Wednesday, August 31, 2011

when the domestic gets out of hand... On Going Native

"There are an estimated four million to five million feral hogs in the United States"
We domesticate them, transport them, and create biodiverse environments. Now they are an invasive species once outside the pens we've created. NY Times article details some of the devastation of animality gone feral.

Saturday, August 27, 2011

Yvonne the cow as difference

How can we think difference in itself? It is a question posed by Deleuze in Difference and Repetition. Examples of D's thinking are hard to come by since the question bears upon the unrepresentable. Animality offers a mode of engaging difference in itself. Cows are domesticated beasts but for Yvonne the cow, domestication is merely a camouflage. She has not only taken herself out to pasture, she kept running and is in full on wilderness. Some in Germany are hunting to kill her. The State says she posses a threat since her corporality, her animality that was used for commercial gain in milking, has turned into a possible weapon should she step onto a road and get hit by a car. Others, animal welfare folk, want to bring her into the fold and give her a safe home. But Yvonne is having none of this dialectics. She has receded into the wildnerness and humans can't find her. Recall Heraclitus: "Nature loves to hide." But really, must we seek it? Can it not be into and of itself. Allowing Yvonne to be is a recognition of a difference in itself, one that cannot be domesticated but roams of its own accord.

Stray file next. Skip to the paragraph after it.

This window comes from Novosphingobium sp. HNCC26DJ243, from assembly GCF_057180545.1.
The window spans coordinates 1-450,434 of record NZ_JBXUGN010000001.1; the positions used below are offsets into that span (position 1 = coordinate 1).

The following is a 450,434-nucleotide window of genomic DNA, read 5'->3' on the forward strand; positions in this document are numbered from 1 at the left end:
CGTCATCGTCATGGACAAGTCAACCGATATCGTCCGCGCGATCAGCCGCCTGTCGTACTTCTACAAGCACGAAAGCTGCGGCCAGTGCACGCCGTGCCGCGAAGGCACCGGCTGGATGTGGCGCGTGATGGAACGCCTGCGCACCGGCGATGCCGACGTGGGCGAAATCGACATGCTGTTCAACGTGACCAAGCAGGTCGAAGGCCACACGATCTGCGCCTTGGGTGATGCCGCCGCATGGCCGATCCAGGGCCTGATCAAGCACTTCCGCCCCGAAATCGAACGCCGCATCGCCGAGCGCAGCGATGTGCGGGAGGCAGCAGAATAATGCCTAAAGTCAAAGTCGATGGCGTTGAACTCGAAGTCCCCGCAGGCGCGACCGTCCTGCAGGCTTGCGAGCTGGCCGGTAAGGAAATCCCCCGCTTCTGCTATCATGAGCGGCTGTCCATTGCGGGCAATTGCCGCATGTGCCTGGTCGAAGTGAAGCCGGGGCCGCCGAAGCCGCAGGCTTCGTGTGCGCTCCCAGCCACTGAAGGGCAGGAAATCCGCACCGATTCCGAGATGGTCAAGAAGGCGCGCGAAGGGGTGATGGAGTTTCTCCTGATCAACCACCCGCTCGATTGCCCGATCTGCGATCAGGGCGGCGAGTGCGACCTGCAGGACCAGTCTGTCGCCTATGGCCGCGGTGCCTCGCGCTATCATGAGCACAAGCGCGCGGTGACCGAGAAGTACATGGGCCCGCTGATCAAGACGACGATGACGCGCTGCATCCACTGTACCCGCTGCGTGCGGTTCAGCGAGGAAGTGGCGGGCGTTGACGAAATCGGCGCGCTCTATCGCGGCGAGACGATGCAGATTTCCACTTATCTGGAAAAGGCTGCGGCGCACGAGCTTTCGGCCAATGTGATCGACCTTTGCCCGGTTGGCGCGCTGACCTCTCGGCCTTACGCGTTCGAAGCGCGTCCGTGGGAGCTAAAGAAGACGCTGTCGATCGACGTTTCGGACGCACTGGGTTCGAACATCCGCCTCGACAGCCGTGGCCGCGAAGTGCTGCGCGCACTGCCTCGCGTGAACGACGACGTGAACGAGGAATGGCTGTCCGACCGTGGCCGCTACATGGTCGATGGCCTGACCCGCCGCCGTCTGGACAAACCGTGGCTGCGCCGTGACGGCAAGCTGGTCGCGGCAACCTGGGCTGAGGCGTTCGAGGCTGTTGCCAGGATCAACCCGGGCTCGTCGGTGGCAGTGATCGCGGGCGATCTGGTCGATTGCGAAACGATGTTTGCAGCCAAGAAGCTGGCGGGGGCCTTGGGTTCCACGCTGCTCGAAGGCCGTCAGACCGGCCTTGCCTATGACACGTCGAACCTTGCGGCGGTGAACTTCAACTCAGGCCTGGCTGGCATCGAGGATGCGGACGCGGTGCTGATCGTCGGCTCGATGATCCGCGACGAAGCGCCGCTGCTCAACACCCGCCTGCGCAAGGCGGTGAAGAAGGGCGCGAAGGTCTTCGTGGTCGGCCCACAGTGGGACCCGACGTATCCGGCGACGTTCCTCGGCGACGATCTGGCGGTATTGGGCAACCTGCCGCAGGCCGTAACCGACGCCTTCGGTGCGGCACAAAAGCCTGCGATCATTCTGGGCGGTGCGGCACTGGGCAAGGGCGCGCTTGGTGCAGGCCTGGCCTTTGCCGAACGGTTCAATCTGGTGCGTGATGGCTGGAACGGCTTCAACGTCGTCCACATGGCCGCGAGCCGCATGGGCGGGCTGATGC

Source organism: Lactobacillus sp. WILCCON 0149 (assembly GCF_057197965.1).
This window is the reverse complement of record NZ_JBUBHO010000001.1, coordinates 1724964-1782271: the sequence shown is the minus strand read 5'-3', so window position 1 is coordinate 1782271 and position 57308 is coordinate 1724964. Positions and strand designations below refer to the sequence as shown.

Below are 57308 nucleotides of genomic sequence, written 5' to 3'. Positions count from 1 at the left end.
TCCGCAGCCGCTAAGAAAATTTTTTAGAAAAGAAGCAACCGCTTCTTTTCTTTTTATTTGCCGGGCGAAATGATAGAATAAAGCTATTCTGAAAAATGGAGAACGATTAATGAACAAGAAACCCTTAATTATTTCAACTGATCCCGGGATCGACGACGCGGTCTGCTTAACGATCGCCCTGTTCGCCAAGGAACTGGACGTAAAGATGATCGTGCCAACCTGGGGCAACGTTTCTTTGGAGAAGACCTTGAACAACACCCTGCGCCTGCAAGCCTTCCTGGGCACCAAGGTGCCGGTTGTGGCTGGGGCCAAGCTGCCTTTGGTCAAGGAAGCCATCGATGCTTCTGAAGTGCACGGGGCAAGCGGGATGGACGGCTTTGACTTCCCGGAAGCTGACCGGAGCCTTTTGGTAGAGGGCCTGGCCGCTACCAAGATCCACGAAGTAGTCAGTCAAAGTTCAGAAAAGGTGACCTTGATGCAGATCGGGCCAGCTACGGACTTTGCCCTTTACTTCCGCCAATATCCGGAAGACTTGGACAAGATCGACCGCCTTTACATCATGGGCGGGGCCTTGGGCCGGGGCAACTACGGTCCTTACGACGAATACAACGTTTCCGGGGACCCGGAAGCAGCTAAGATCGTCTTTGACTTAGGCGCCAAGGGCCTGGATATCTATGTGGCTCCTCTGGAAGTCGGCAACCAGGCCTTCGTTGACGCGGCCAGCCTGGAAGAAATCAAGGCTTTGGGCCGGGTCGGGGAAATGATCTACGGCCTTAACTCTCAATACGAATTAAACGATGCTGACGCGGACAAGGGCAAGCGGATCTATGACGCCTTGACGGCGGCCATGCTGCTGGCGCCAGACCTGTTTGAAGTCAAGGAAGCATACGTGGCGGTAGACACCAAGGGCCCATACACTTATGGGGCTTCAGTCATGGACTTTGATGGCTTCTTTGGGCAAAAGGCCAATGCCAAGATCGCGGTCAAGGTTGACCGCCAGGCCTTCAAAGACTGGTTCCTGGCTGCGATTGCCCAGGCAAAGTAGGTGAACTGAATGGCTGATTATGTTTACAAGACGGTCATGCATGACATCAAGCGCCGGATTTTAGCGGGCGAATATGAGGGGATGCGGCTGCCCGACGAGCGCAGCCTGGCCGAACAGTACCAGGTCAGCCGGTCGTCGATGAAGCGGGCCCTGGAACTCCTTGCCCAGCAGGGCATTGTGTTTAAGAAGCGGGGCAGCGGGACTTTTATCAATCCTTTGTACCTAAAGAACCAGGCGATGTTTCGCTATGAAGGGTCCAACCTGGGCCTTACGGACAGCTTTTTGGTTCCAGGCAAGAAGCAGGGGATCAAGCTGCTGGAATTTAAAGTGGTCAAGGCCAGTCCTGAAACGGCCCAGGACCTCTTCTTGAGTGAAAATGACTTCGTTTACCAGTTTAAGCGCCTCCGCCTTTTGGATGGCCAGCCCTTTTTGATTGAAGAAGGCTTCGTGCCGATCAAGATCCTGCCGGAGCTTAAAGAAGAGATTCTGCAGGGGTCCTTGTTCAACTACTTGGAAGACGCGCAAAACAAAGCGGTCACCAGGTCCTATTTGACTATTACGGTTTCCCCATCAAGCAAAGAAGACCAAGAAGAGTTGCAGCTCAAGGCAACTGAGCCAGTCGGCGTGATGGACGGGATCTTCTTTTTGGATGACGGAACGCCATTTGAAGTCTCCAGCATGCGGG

Aliens and thought

Aliens are in the news often these days and with good reason. They are figures of an unknown animality with an unknown consciousness and reasoning that confronts humans and humanism. has a good video dialogue on the subject. Aliens confront the limits of human reason and biology with an unknown. This unknown and unknowable is played out in animality as well in the work of Thomas Nagel (essay "What is it like to be a bat" references aliens) and Uekull (whose Foray into the Worlds of Animals and Men ends with astronomers gazing at the stars and the life they could hold).